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Families & Friends Of Addicts Information

  • Addiction affects more than just the individual. This community is dedicated to the families and friends of individuals suffering from any form of addiction. Mental health professionals are increasingly considering alcoholism and addiction as diseases that flourish in and are enabled by family systems. Family members react to the addicted person with particular behavioral patterns. They may enable the addiction to continue by shielding the alcoholic from the negative consequences of his actions. Such behaviors are referred to as codependence. In this way, the addicted is said to suffer from the disease of addiction, whereas the family members suffer from the disease of codependence.
  • Alcoholism and addiction are some of the leading causes of family dysfunction. As of 2001, there were an estimated 26.8 million children of alcoholics (COAs) in the United States, with as many as 11 million of them under than age of 18. Children of such mentally ill people have an increased suicide rate and on average have total health care costs 32 percent greater than children of nonalcoholic families.

    Adults from alcoholic families experience higher levels of state and trait anxiety and lower levels of differentiation of self than adults raised in non-alcoholic families. Additionally Adult children of alcoholics have lower self-esteem, excessive feelings of responsibility, difficulties reaching out, higher incidence of depression, and increased likelihood of becoming alcoholics.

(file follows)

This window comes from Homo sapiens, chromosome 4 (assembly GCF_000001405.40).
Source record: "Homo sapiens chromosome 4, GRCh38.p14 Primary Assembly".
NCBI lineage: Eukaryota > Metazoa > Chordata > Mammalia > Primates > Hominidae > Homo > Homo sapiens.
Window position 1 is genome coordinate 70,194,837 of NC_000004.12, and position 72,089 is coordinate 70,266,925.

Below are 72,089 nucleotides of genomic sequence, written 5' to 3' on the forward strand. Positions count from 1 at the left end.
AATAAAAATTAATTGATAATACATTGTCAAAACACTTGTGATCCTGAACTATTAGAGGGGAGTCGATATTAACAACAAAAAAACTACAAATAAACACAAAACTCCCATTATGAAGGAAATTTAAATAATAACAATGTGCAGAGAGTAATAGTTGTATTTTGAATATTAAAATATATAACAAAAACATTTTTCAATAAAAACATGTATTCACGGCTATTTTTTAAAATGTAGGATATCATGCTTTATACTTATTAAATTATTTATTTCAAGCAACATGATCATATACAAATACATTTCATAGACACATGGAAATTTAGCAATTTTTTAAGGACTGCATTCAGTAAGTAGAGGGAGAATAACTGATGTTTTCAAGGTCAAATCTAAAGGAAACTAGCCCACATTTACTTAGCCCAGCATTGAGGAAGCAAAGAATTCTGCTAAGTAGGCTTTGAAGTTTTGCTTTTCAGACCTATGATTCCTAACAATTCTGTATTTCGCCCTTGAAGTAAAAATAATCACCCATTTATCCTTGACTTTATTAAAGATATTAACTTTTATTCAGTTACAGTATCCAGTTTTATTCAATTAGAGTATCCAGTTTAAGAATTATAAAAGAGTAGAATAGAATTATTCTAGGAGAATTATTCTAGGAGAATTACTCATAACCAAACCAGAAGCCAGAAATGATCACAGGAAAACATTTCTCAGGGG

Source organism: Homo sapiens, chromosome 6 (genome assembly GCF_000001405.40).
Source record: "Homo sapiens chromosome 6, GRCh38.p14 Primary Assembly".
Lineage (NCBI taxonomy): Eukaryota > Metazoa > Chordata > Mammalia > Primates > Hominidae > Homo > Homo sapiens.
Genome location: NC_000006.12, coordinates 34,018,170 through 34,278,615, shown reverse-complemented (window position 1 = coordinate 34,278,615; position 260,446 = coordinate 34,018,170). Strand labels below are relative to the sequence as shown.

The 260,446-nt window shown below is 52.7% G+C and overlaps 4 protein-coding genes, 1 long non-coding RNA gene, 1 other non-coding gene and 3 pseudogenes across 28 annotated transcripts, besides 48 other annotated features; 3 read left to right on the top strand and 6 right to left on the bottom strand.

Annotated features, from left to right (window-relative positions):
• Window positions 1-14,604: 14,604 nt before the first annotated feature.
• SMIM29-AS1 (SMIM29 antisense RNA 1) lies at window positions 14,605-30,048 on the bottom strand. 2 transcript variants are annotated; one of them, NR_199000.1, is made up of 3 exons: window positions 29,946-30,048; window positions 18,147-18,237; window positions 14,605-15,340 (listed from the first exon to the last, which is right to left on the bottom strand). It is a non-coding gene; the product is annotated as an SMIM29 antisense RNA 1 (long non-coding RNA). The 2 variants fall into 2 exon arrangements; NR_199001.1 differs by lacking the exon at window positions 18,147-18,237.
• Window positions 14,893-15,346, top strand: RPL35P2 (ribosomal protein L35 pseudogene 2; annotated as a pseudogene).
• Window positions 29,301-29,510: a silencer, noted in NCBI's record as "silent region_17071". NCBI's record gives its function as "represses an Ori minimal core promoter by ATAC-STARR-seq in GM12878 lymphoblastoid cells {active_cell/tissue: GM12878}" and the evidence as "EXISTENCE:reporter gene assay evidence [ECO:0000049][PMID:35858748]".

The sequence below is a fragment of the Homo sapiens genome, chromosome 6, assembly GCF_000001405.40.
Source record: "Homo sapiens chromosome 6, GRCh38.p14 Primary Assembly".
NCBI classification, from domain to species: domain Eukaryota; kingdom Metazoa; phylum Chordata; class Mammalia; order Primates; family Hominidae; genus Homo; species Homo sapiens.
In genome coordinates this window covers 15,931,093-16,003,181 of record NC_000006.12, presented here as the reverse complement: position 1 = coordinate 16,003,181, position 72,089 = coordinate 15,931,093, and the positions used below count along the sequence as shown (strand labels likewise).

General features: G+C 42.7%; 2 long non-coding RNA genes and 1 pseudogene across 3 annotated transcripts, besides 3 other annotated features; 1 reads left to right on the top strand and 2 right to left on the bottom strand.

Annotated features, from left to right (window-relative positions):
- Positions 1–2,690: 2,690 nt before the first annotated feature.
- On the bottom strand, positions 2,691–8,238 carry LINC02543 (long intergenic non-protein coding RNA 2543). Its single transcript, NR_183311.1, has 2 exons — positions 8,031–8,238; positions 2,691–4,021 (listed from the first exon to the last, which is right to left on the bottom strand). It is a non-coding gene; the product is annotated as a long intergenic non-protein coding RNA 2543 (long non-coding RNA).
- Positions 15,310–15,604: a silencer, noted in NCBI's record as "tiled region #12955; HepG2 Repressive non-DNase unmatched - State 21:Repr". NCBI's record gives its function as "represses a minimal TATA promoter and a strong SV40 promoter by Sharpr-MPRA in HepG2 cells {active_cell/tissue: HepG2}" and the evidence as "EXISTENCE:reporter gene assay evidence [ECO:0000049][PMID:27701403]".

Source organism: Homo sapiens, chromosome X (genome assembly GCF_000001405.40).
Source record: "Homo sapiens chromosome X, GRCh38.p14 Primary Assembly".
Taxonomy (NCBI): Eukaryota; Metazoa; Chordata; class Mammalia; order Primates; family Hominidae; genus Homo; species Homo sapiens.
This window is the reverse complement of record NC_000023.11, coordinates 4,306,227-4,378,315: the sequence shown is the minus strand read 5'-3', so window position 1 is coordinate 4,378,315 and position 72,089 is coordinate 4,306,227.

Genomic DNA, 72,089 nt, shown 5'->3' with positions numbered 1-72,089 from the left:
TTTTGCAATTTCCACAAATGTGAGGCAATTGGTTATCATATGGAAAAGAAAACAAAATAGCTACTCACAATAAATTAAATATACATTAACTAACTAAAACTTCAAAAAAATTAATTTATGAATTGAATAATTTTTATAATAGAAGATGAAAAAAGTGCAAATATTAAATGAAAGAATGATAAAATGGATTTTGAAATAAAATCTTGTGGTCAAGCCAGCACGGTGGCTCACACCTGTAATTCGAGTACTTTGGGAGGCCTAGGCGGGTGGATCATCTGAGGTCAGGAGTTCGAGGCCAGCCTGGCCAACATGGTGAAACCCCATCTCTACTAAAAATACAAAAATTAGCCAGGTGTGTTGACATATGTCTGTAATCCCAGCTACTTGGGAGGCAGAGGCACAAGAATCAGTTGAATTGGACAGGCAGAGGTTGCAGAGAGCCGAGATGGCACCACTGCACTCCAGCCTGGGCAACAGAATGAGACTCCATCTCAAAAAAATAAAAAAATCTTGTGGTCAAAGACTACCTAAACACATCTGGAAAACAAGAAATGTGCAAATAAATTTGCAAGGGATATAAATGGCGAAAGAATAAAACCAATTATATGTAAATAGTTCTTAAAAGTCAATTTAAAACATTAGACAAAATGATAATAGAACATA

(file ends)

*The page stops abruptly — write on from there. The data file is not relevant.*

Many organizations exist to help families and friends of addicts, including Al-Anon, Alateen and others.

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Health Blogs

You can overcome an addiction by first admitting you have a problem and seeking treatment. "Overcoming" an addiction is different from "curing" an addiction. If you had diabetes and went to a diabetes clinic, you would be "treated" for diabetes. By the same token, addicts are "treated" for a disease called addiction.
Substance addiction is rampant throughout our country, and every year thousands of people die from overdose. Loved ones of the deceased continue to ask the same questions: “Why didn’t he stop using?” or “Didn’t she know it would eventually kill her?” These types of questions imply that an actual choice is involved with addiction. ... Read More »
Substance abuse disorders are interesting disorders. They are hallmarked by denial and minimization. When a family member has concerns about a loved one’s substance use confronting them, while important, may lead to more frustration regarding the substance use.

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Michele Borba
Psychology

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